On 31 January 2017, the U.S. IRS published an international practice unit on basket transactions. A basket transaction is a type of structured financial transaction in which a taxpayer attempts to defer and treat ordinary income and short-term capital gain as long-term capital gain through a contract denominated as an option, notional principal contract, forward contract or other derivative contract. Basket Transactions typically involve a hedge fund or a high net-worth individual and the IRS is concerned that taxpayers may be using such transactions inappropriately. The practice unit covers two notices issued by the IRS in 2015 to address these transactions, Notice 2015-73 and Notice 2015-74.
International practice units are developed by the Large Business and International Division of the IRS to provide staff with explanations of general international tax concepts as well as information about specific transaction types. They are not an official pronouncement of law and cannot be used, cited, or relied upon as such.
Click the following link for the International Practice Units page on the IRS website.
According to a release from the Scottish government, all individual income tax rates will be frozen next year and the higher rate (40%) threshold will remain unchanged at GBP 43,000. The freeze forms part of an agreement with the Scottish Green party to secure the passage of the Scottish budget, which initially included an increase in the higher rate threshold to GBP 43,430 (previous coverage). With the revisions, the Scottish income tax brackets and rates will be as follows for 2017-18:
- over GBP 11,500 up to 43,000 - 20% basic rate (assumes standard UK personal allowance of GBP 11,500)
- over GBP 43,000 up to 150,000 - 40% higher rate
- over GBP 150,000 - 45% additional rate
Note - In the rest of the UK, the higher rate threshold will be GBP 45,000 for 2017-18.
On 31 January 2017, a joint resolution (H.J.Res.54) was introduced in the U.S. House of Representatives which provides that the Congress disapproves the rules submitted by the Treasury and the IRS relating to documentation requirements for certain related-party interest in a corporation to be treated as indebtedness, and that such rule shall have no force or effect. The controversial debt-equity regulations were introduced under section 385 to mainly address corporate inversions and earnings stripping, and were published in the Federal Register on 21 October 2016. (previous coverage). The resolution was introduced by Representative Todd Rokita (R-IN) and is currently before the House Ways and Means Committee.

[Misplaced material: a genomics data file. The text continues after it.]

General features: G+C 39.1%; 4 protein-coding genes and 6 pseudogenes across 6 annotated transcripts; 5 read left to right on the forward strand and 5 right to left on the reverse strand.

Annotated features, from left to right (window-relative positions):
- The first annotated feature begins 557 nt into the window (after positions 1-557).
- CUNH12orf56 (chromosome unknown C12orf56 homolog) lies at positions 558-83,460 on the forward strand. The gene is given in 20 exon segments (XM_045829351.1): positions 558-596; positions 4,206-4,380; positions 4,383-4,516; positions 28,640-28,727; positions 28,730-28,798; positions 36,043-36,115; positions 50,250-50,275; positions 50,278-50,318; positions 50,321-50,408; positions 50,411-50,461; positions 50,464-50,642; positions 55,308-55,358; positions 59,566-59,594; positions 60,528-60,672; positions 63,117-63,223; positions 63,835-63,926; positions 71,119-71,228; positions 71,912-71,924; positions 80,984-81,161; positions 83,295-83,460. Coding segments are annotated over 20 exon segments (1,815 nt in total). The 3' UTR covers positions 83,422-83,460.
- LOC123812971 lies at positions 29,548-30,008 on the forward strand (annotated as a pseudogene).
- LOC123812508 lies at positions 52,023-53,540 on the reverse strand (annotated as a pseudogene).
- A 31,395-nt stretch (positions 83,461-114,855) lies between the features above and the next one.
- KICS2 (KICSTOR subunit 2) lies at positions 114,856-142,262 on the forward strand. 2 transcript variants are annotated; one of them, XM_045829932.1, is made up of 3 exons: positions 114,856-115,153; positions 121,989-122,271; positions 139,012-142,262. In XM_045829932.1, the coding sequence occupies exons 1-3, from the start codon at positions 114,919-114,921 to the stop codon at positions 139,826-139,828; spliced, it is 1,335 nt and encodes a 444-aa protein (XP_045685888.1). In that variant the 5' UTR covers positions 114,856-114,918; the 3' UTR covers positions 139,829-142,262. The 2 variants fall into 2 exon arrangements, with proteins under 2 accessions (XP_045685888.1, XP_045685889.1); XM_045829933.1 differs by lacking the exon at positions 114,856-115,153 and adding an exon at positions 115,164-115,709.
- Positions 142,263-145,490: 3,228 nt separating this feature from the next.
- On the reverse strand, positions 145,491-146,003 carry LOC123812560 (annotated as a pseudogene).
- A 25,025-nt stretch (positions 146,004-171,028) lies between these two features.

According to a release from the Albanian Embassy in the UK, Albania has requested that the two sides begin negotiations for a social security agreement. Any resulting agreement would be the first of its kind between the two countries, and must be finalized, signed, and ratified before entering into force.
According to recent reports, officials from Hong Kong and Nigeria will meet 6 to 10 February 2017 for the first round of negotiations for an income tax treaty. Any resulting treaty would be the first of its kind between the two jurisdictions, and must be finalized, signed, and ratified before entering into force.
On 1 February 2017, official from Morocco and South Sudan signed an income tax treaty. The treaty is the first of its kind between the two countries, and the first of its kind for South Sudan with any country. It will enter into force after the ratification instruments are exchanged. Additional details will be published once available.
On 30 January 2017, the Saudi Cabinet approved the pending income and capital tax treaty with Turkmenistan. The treaty, signed 1 May 2016, is the first of its kind between the two countries and will enter into force after the ratification instruments are exchanged. Additional details will be published once available.